Do you use a Symbol Server?

I find one of the most often overlooked new features of 2010 is the Symbol Server. This is a file share where the .PDB symbol files are stored for any given build (generated by a build server, see Jim Lamb’s post on the setup). If you look on the symbol server share you will see directories for each built assembly with a GUID named subdirectory containing the PDB files for each unique build.

So what is this Symbol Server used for? Well you can use the Symbol Server to enable debug features such as Intellitrace, vital if you are using Lab Manager. In effect this means that when viewing an Intellitrace log Visual Studio is able to go to the Symbol Server to get the correct .PDB file for the assemblies being run, even if the source is not available, thus allowing you to step through the code. It can also be used for remote debugging of ASP.NET servers.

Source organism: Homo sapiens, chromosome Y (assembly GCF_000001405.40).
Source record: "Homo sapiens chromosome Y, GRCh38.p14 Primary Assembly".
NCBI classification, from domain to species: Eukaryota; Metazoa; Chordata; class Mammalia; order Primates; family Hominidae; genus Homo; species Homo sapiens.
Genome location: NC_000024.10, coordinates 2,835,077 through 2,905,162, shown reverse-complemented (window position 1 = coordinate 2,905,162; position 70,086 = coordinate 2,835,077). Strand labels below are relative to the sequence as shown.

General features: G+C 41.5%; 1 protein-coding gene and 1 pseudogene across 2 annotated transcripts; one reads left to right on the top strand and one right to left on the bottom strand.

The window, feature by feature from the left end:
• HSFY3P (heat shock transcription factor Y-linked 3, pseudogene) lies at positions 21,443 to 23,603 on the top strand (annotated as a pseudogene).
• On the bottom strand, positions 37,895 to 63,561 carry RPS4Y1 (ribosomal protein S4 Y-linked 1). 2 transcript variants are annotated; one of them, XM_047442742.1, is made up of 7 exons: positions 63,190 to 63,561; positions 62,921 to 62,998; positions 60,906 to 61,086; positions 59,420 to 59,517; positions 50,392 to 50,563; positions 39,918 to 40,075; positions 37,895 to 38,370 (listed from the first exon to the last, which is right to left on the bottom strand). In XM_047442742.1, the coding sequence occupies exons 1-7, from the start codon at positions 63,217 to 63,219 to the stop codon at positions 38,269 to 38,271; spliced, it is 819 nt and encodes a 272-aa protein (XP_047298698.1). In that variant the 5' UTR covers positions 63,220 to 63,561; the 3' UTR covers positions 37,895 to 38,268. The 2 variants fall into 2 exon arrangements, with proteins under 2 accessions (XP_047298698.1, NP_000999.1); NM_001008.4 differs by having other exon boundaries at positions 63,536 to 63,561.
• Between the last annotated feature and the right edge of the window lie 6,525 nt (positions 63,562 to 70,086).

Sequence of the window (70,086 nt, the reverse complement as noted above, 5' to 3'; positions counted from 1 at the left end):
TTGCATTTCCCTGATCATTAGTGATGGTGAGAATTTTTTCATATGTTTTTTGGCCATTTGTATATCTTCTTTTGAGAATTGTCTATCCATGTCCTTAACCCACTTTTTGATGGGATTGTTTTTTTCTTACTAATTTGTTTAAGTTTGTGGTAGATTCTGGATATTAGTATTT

A bonus is that you can debug release code, as long as you produced .PDB symbols and placed them on the Symbol Server when you built the release (by altering the advanced build properties shown below).


Key to remember here is that the client PC that generates the Intellitrace file does not need access to the PDB files, only the PC handling the debugging process needs to be able to access the symbols. Perfect for release codes scenarios.

This ability to debug into code that you don’t have the source for extends to debugging into Microsoft .NET framework code. Microsoft have made public a Symbol Server for just this purpose. To use it you have to enable it using the Tool > Option > Debugging > Symbols dialog.


All this should make debugging that hard to track problem just that bit easier.